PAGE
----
Al-Bashir was a bad guy: he cozied up to terrorists like Osama bin Laden and dropped barrel bombs on his own people. He also embezzled truck loads of money from oil production while millions of Sudanese went hungry, and oversaw a genocide in the Darfur region that left 300,000 people dead and displaced 1.6 million.

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Turkey's Erdogan ups the ante with the West: Turkey's President Recep Tayyip Erdogan has declared diplomats from 10 Western countries "persona non-grata" after the group — which includes the US, France, and Germany — called on Ankara to release Osman Kavala, a Parisian-born Turkish businessman who's been held in jail since 2017 but hasn't been charged with a crime. Erdogan says that Kavala was involved in an attempted coup against the government in 2016. This latest move is a sign of Turkey's authoritarian drift in recent years, which has seen Erdogan's government increasingly crack down on opposition members as well as journalists. It also reflects Turkey's increasingly fraught relations with the West: things got particularly bad between Washington and Ankara after Turkey purchased missile defense systems from the Russians in 2019. The Council of Europe (the EU's leading human rights organization) had previously warned that Ankara has until November to release Kavala or it would impose "infringements," though it's unclear what those would be.

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ASEAN gets tough(ish) with Myanmar: The leaders of the 10-member Association of Southeast Asian Nations meet Tuesday for their annual summit with one notable absence: the head of Myanmar's military junta. It's a rare snub from ASEAN, a regional bloc that's gotten a lot of heat in the past for giving tyrants a free pass. The junta says ASEAN violated its traditional principles of deciding by consensus by disinviting its leader, and non-interference in domestic affairs for demanding the bloc's special envoy meet detained former leader Aung San Suu Kyi. For their part, the other ASEAN members have grown visibly alarmed at Myanmar's rapidly deteriorating political and economic situation since the February coup, and they're worried about the spillover effects of Myanmar becoming a failed state. More importantly, Myanmar is a big thorn in ASEAN's side as it walks a fine line between keeping warm ties with the US — which most members want cash and security from — and getting along with China, one of Myanmar's few remaining friends and viewed with suspicion by most ASEAN members over its South China Sea shenanigans.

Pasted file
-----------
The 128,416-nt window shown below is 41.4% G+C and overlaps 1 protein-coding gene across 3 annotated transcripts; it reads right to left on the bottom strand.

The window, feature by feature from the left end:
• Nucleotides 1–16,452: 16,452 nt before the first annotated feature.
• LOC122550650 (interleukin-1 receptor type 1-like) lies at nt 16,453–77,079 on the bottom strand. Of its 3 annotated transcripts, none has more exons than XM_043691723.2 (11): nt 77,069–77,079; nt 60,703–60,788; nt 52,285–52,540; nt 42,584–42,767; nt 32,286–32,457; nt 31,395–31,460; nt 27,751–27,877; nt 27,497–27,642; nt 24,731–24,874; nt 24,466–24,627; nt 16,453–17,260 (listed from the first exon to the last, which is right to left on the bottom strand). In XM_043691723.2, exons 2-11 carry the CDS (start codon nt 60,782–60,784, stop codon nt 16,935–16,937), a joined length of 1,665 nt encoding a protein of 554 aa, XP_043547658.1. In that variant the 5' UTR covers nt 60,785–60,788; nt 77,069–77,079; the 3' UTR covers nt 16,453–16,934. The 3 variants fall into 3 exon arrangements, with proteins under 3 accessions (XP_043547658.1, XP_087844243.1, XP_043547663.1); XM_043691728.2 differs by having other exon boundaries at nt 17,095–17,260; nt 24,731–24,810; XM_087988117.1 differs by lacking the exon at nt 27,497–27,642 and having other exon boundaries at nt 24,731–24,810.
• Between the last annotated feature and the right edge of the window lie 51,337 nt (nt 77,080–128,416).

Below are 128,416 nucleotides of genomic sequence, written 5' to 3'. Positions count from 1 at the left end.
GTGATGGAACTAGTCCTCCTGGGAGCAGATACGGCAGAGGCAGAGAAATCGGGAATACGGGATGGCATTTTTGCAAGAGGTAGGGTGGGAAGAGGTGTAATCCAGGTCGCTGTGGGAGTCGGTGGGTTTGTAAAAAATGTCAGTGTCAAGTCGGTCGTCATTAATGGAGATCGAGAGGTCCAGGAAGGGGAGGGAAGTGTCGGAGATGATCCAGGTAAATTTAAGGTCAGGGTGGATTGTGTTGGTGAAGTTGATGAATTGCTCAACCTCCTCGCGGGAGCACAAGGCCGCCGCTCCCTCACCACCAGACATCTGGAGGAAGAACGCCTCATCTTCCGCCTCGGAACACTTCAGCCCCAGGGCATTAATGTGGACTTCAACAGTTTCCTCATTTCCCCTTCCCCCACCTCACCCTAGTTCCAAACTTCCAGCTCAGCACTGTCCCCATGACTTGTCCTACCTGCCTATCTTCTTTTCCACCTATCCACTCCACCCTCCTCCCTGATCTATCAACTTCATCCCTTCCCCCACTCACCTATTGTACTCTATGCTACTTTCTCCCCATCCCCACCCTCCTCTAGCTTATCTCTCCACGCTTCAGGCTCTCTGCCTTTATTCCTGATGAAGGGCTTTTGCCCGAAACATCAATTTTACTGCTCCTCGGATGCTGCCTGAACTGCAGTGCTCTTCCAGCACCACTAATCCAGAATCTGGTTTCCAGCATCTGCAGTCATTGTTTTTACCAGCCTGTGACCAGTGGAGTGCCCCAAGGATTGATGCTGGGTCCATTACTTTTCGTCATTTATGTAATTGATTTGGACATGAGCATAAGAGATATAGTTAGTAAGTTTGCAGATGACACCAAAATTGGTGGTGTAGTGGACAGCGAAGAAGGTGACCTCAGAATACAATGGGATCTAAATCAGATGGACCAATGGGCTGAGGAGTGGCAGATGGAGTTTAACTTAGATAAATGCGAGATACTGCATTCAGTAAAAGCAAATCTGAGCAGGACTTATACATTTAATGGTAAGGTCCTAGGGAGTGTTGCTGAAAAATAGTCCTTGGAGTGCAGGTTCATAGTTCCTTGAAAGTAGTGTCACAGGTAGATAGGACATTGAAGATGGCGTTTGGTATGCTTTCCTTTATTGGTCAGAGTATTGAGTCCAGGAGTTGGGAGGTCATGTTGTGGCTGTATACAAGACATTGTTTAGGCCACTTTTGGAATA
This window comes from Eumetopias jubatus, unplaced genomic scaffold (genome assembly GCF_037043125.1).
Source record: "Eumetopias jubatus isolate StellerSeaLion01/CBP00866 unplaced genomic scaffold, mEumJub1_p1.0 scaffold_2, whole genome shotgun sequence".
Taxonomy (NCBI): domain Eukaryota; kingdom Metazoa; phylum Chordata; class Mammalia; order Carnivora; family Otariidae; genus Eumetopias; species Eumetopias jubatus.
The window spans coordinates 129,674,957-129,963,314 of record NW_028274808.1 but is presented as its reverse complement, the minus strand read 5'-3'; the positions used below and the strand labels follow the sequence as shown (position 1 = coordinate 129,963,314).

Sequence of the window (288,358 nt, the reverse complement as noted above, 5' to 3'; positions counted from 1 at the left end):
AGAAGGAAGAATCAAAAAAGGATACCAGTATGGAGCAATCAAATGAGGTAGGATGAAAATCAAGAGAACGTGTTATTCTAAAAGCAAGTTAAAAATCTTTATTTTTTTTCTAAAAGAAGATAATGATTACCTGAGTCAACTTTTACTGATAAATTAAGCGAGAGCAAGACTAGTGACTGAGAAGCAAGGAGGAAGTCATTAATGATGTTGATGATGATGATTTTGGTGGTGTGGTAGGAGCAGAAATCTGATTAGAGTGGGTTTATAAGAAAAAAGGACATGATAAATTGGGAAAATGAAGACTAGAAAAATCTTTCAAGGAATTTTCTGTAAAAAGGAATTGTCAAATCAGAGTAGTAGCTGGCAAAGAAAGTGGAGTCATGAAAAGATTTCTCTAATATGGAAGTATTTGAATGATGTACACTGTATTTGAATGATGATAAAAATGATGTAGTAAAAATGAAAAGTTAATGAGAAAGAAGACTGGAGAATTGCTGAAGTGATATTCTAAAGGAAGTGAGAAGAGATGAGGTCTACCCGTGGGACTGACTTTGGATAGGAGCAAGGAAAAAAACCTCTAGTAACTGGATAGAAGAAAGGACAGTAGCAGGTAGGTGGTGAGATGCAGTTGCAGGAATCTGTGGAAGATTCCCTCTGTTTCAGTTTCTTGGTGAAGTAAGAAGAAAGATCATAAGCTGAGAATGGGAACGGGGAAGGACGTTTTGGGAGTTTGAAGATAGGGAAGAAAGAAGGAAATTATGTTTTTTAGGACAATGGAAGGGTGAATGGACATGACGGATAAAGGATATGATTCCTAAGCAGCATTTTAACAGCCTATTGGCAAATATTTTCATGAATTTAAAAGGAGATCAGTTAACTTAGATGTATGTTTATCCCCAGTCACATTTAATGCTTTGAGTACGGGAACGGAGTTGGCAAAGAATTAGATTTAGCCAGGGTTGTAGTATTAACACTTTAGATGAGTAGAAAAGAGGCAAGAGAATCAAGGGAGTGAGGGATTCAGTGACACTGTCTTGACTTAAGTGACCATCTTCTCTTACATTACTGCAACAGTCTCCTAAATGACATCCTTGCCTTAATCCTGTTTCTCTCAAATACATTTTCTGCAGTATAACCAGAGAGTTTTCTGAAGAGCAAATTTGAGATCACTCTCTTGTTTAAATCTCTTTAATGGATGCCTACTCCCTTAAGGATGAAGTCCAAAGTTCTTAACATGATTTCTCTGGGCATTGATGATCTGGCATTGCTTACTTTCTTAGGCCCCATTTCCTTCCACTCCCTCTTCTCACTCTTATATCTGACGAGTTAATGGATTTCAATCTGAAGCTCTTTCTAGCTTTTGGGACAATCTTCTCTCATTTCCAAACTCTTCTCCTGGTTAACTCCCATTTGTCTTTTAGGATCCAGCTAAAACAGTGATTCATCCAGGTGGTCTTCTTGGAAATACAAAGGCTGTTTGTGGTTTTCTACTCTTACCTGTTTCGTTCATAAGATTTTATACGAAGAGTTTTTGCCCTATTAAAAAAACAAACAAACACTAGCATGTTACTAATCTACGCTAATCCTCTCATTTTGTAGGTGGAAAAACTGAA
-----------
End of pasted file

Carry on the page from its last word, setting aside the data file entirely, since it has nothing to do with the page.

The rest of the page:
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149: The concentration of carbon dioxide in the atmosphere reached a record-high 413.2 parts per million in 2020, 149 percent above pre-industrial levels. A new report by the UN weather agency released ahead of the COP26 climate summit found that last year's lower emissions due to COVID-related lockdowns had no impact on the overall amount of greenhouse gases causing global warming.

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Jon Lieber, head of Eurasia Group's coverage of political and policy developments in Washington, shares insights on US politics:

Why should all eyes be on the Virginia suburbs?

I'm here in the Washington, D.C. suburb of Arlington, Virginia, where the state will be having a gubernatorial election on November 2nd. The Virginia governor election is held in the year after the US presidential election typically, and is generally seen as a bellwether for how popular the incumbent president of the United States is. In 2009, the Republican candidate won by a commanding 16 points despite the fact that Virginia has been trending more and more Democratic in recent years due to the population growth here in the suburbs, which tend to be more blue than rural areas of the state.

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Can Big Government still rein in Big Tech or has it already lost control? Never before have just a few companies exerted such an outsized influence on humanity. Today's digital space, where we live so much of our daily lives, has increasingly become an area that national governments are unable to control. It may be time to start thinking of these corporations as nation-states in their own rights. On GZERO World, Ian Bremmer speaks with Nicholas Thompson, CEO of the Atlantic and former WIRED editor-in-chief, about how to police the digital world.

16: Rich countries have secured 16 times more COVID vaccine supplies than developing nations that rely on the struggling COVAX facility, according to analysis by the Financial Times. COVAX is steadily losing bargaining power to buy vaccines at low prices due to the combined effects of booster shots being doled out in developed countries, as well as low-income countries deciding to buy jabs on their own.